This one was shot manually (no tripod), thus too dark, lightened up with PhotoShop, and zoomed.  It shows the inner chamfering best.  (The graininess of the picture is inevitable.)  I'm using my own fingers as a vise to hold the little things; a glancing pass with the file is about all I can manage.  They're better in person.  These tiny details add up in model tackmaking.
The second time around I thought of chamfering the UNDERSIDE of the inner edge, to make things easier for the lace. 
Why is there only one hole, when real life clearly uses slotted conchos?  And I did make some slotted ones... Ahh... you can't know how incredibly difficult they were to make, and how I kept breaking them.  In about seven tries I'd made 3, and I had to give up!  I decided that a single hole would work; otherwise not enough of the 'petals of the flower' would show.  The expansion or squeeze-y capabilities of leather would hold the conchos in place.
On the face of it, this looks like progress.  I used the before-mentioned skiver to make the leather conchos.  To my amazement they looked right the first time!  once-white scallop edge-lining.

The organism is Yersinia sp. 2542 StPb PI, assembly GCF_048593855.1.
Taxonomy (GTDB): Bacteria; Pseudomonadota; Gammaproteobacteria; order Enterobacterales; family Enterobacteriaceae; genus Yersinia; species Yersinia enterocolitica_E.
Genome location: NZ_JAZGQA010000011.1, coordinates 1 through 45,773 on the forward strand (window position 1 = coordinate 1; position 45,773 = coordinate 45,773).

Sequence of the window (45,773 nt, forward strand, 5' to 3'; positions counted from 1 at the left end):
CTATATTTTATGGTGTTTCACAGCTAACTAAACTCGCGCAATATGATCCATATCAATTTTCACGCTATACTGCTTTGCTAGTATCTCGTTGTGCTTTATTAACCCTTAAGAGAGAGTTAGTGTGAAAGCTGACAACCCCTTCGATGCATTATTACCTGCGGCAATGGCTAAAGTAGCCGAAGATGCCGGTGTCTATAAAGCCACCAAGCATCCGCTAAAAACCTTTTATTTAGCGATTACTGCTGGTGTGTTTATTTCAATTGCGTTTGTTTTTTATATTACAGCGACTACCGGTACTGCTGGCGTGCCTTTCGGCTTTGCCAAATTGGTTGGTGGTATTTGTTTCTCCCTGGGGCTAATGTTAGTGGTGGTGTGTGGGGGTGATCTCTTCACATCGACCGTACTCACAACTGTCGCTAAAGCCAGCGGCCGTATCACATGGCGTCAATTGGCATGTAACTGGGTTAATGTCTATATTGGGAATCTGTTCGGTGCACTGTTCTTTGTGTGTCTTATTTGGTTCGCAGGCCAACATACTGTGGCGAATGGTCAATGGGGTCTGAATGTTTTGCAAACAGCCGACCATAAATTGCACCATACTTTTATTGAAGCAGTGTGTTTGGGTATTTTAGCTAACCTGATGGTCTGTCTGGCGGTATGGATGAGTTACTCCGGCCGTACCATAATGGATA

But why on earth wasn't I trying to fit the tree when I put the conchos in place??!!
WOOOPS...!!!  The tree doesn't fit between the two skirts...!!  blush...!!  I had had my eye on the reference, which (go and look) showed the conchos "two checkers down from the join!"  Blind again... 
Now what?!?  The conchos must embrace the tree and hold the skirts down around it.
PhotoShop again:  the white dashes show where I've cut and modified the tree.  I also had to move the conchos upwards and cut new slits, ungodly amount of work.  But now it fits.
This shot (above) also shows how I've connected the fender straps.  It's a bit bulky but I felt I had no other choice.